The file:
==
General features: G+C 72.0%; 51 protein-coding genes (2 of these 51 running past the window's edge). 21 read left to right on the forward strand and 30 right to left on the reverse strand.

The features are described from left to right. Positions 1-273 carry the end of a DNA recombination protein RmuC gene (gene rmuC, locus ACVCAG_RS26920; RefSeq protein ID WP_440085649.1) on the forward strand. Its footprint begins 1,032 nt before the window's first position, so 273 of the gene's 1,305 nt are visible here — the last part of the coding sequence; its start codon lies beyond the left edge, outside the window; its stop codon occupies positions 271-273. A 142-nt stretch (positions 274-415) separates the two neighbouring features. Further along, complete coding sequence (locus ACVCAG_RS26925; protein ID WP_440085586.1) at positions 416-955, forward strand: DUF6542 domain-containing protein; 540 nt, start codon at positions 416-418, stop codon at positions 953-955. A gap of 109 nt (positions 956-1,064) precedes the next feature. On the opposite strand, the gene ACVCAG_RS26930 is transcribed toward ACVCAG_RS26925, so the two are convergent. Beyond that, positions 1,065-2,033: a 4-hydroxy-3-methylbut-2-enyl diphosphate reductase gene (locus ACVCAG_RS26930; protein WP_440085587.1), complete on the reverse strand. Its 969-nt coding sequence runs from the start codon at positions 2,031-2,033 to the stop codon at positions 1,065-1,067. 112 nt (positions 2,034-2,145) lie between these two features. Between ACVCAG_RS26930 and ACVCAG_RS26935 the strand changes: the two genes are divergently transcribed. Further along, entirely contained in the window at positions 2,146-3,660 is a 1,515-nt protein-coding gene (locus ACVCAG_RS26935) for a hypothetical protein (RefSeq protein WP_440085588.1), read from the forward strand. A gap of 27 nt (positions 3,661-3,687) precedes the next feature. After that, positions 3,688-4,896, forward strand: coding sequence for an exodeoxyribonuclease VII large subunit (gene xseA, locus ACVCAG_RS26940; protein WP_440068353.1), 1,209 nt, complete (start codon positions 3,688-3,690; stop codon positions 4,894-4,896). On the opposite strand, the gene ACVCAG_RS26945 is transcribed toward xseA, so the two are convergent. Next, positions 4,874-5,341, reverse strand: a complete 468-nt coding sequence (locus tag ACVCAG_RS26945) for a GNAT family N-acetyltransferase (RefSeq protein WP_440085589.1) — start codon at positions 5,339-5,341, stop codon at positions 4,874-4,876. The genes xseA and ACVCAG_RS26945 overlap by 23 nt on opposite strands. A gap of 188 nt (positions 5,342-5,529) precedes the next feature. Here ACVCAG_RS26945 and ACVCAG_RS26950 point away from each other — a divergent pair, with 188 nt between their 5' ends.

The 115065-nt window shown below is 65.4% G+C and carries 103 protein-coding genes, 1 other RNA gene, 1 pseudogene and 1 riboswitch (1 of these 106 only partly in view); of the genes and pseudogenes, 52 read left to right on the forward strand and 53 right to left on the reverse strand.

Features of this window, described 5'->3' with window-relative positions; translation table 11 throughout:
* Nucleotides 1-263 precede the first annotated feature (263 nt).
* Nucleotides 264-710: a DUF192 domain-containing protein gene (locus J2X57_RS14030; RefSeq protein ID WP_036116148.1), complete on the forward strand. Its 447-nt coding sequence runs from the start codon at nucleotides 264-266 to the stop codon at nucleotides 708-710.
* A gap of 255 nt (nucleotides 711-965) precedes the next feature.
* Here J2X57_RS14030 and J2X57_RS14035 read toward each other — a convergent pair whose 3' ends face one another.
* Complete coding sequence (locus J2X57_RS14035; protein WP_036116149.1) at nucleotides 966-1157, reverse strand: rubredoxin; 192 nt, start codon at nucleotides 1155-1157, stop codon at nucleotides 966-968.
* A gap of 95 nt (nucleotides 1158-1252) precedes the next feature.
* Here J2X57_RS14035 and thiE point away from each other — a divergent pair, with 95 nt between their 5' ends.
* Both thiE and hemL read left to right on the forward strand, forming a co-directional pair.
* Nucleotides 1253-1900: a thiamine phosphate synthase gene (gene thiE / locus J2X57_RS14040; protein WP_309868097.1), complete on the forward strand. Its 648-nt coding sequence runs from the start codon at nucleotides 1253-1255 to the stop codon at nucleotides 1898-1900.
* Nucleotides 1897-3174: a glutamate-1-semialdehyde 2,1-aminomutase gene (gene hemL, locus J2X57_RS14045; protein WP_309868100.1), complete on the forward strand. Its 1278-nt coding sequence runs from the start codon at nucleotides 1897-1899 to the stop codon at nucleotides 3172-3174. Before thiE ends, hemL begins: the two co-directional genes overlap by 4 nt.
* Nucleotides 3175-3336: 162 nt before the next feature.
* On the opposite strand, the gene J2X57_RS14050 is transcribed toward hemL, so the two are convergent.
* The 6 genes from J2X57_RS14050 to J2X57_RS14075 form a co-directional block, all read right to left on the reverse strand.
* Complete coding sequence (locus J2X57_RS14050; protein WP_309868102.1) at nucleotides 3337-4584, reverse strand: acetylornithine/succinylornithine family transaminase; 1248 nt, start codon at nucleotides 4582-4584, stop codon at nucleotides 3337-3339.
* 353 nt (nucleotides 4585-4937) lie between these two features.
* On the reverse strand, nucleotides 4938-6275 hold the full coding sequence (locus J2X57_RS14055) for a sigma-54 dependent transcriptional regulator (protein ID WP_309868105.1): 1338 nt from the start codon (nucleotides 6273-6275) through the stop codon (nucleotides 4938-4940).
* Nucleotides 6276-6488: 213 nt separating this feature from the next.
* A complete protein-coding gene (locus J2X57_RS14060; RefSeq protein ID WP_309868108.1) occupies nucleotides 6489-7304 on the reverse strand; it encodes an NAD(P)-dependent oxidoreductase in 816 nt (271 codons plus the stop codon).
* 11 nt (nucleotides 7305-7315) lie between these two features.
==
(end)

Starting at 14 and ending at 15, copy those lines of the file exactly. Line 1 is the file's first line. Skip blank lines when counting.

* Nucleotides 1897-3174: a glutamate-1-semialdehyde 2,1-aminomutase gene (gene hemL, locus J2X57_RS14045; protein WP_309868100.1), complete on the forward strand. Its 1278-nt coding sequence runs from the start codon at nucleotides 1897-1899 to the stop codon at nucleotides 3172-3174. Before thiE ends, hemL begins: the two co-directional genes overlap by 4 nt.
* Nucleotides 3175-3336: 162 nt before the next feature.